Are you considering a career as a lawyer in Italy?
Or may be you are just curios about the whole process to become a an Italian attorney?
If so, it’s important to understand the requirements and steps involved in becoming a licensed lawyer in the country.
While the process may vary depending on the region or jurisdiction where you plan to practice law, here is a general overview of what you need to do to become a licensed lawyer in Italy:
Obtain a law degree from an Italian university.
In order to become a lawyer in Italy, you must first complete a five-year program of study in law at a university.
This will give you a strong foundation in legal subjects such as civil law, criminal law, and constitutional law.
I took 8 years to complete my law degree because I worked part-time while studying, but I finally made it!
Luckily obtaining a law degree from an Italian university is not as costly as it is in the United States or the United Kingdom.
Complete a mandatory 18-month legal traineeship.
After graduating from law school you will need to complete a legal traineeship under the supervision of a licensed lawyer (in Italy it’s called “dominus“).
This provides valuable hands-on experience and helps you develop the skills and knowledge needed to practice law. It also helps you learn the ethical principles of the profession. During the traineeship, you may work in a law firm, a legal department, or a court, and may be responsible for tasks such as drafting legal documents, researching legal issues, and assisting with court proceedings.
Pass the national bar exam.
In order to be eligible for registration with the Italian Bar Association, you must pass the necessary exams. The bar exam consists of a written test and and oral examinations, and covers a range of legal subjects. In the last few years the bar exam consisted of two oral examinations, to avoid people gathering due to Covid-19 spread desease.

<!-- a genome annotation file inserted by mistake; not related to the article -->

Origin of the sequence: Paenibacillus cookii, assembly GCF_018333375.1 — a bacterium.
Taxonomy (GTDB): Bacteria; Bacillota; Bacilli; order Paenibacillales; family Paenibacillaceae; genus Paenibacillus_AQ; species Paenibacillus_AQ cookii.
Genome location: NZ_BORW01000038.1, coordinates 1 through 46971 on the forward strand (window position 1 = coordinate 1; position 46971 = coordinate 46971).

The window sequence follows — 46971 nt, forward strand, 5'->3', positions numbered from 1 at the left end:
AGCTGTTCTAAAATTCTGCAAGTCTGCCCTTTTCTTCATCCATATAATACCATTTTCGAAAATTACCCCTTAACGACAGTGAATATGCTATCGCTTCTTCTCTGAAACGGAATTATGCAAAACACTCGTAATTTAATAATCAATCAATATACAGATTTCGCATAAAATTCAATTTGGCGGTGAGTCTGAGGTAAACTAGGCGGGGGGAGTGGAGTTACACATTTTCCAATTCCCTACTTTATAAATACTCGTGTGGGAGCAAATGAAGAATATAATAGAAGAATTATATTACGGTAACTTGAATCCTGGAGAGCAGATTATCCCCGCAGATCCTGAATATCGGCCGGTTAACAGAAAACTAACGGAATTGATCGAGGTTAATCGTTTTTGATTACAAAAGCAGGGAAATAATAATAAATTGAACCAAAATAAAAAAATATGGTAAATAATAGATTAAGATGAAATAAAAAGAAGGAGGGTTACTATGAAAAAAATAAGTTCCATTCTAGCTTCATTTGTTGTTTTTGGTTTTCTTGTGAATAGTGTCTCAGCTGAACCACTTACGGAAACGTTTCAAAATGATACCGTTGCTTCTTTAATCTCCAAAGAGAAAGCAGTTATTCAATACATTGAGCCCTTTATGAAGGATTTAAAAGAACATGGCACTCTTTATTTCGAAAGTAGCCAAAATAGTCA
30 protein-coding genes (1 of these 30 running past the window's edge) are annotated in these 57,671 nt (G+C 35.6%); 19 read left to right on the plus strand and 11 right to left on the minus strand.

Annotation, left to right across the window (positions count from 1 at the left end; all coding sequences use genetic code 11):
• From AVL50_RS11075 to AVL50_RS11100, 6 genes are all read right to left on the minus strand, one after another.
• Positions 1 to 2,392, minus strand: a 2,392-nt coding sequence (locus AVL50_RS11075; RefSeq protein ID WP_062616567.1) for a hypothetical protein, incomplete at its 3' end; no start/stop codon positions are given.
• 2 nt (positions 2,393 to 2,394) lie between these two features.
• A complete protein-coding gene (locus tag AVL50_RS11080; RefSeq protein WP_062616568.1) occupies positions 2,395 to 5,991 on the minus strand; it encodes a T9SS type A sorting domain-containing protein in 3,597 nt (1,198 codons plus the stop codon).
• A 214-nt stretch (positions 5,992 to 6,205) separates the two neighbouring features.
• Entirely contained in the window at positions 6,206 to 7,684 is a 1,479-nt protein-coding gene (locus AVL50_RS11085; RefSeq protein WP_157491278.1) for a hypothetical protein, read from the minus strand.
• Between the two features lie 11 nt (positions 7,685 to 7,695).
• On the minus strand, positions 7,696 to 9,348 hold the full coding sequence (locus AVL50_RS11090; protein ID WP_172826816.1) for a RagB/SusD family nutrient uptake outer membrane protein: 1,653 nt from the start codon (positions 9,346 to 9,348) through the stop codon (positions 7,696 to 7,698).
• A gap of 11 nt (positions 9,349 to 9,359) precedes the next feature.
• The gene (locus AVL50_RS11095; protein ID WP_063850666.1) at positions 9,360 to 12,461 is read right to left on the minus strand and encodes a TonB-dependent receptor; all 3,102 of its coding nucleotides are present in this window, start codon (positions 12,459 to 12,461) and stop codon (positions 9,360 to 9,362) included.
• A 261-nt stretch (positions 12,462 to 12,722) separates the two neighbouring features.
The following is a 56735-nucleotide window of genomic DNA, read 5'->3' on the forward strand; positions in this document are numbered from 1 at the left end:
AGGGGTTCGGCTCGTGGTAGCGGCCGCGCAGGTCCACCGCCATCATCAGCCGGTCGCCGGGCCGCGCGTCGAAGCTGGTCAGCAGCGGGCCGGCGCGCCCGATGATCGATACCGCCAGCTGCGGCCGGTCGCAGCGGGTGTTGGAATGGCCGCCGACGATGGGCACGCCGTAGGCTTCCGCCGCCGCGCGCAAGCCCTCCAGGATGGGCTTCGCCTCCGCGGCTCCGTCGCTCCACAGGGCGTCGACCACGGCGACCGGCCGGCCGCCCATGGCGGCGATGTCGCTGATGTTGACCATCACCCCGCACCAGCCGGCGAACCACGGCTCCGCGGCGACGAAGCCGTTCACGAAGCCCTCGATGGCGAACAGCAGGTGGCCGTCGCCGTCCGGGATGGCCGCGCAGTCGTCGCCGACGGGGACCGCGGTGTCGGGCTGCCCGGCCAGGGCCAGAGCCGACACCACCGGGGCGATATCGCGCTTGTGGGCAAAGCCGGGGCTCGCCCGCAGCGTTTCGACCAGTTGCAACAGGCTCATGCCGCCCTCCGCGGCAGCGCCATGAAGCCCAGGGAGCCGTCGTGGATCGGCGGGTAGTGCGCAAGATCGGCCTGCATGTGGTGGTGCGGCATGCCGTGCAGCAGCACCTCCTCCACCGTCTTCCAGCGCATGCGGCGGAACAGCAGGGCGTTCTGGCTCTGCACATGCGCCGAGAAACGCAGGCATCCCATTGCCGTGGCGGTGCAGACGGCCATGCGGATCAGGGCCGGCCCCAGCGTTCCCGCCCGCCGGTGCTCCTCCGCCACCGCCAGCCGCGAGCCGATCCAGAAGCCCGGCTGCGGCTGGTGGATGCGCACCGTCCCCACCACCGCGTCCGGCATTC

Register with the legal authorities and become a member of the city bar association.
Once you have completed the necessary education and training, you must register with the appropriate legal authorities in order to practice law in Italy.
This may involve submitting an application to your local bar association and paying any necessary fees. After registering, you will become a member of the city bar association and will be able to begin practicing law.
Remember, you can’t use the “Avv.” title (it stays for Advocate) if you passed the bar exam but you are not registered yet with your local bar association!
Here are my personal tips to help you succeed in your journey to becoming a licensed lawyer in Italy:
- Don’t just read about the experience, but fully live it. The best way to learn about the practice of law is to get hands-on experience. Make the most of your legal traineeship and try to get involved in as many aspects of the profession as possible.
- Don’t overchallenge yourself, but try to understand if you like it before committing to a career in law. Becoming an italian lawyer is a significant investment of time and resources, so it’s important to make sure it’s the right fit for you.
Consider speaking with practicing lawyers and shadowing them to get a better sense of what the job entails.
- Choose a good mentor. Having a mentor who is experienced and respected in the legal profession can be a valuable asset as you begin your career. Look for someone who is willing to share their knowledge and insights with you and can serve as a guide for the rest of your career.
By following these tips, you can set yourself up for success as you embark on your journey to becoming a licensed lawyer in Italy.